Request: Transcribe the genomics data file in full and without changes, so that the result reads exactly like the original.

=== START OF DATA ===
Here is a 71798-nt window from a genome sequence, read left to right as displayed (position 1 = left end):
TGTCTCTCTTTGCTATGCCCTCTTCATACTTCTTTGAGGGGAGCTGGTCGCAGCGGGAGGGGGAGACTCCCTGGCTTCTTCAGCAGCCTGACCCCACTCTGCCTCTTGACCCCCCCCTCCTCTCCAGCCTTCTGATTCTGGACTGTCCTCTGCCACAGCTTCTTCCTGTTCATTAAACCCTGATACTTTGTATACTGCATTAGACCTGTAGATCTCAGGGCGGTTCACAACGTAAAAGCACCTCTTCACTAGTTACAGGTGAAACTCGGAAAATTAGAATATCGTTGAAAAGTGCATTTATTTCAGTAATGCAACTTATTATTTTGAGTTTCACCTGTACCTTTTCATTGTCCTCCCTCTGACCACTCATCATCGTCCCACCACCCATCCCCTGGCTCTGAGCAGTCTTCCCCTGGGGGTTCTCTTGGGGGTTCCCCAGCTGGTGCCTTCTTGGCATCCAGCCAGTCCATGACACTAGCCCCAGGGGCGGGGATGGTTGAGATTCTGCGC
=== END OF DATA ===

Here is a 71798-nt window from a genome sequence, read left to right as displayed (position 1 = left end):
TGTCTCTCTTTGCTATGCCCTCTTCATACTTCTTTGAGGGGAGCTGGTCGCAGCGGGAGGGGGAGACTCCCTGGCTTCTTCAGCAGCCTGACCCCACTCTGCCTCTTGACCCCCCCCTCCTCTCCAGCCTTCTGATTCTGGACTGTCCTCTGCCACAGCTTCTTCCTGTTCATTAAACCCTGATACTTTGTATACTGCATTAGACCTGTAGATCTCAGGGCGGTTCACAACGTAAAAGCACCTCTTCACTAGTTACAGGTGAAACTCGGAAAATTAGAATATCGTTGAAAAGTGCATTTATTTCAGTAATGCAACTTATTATTTTGAGTTTCACCTGTACCTTTTCATTGTCCTCCCTCTGACCACTCATCATCGTCCCACCACCCATCCCCTGGCTCTGAGCAGTCTTCCCCTGGGGGTTCTCTTGGGGGTTCCCCAGCTGGTGCCTTCTTGGCATCCAGCCAGTCCATGACACTAGCCCCAGGGGCGGGGATGGTTGAGATTCTGCGC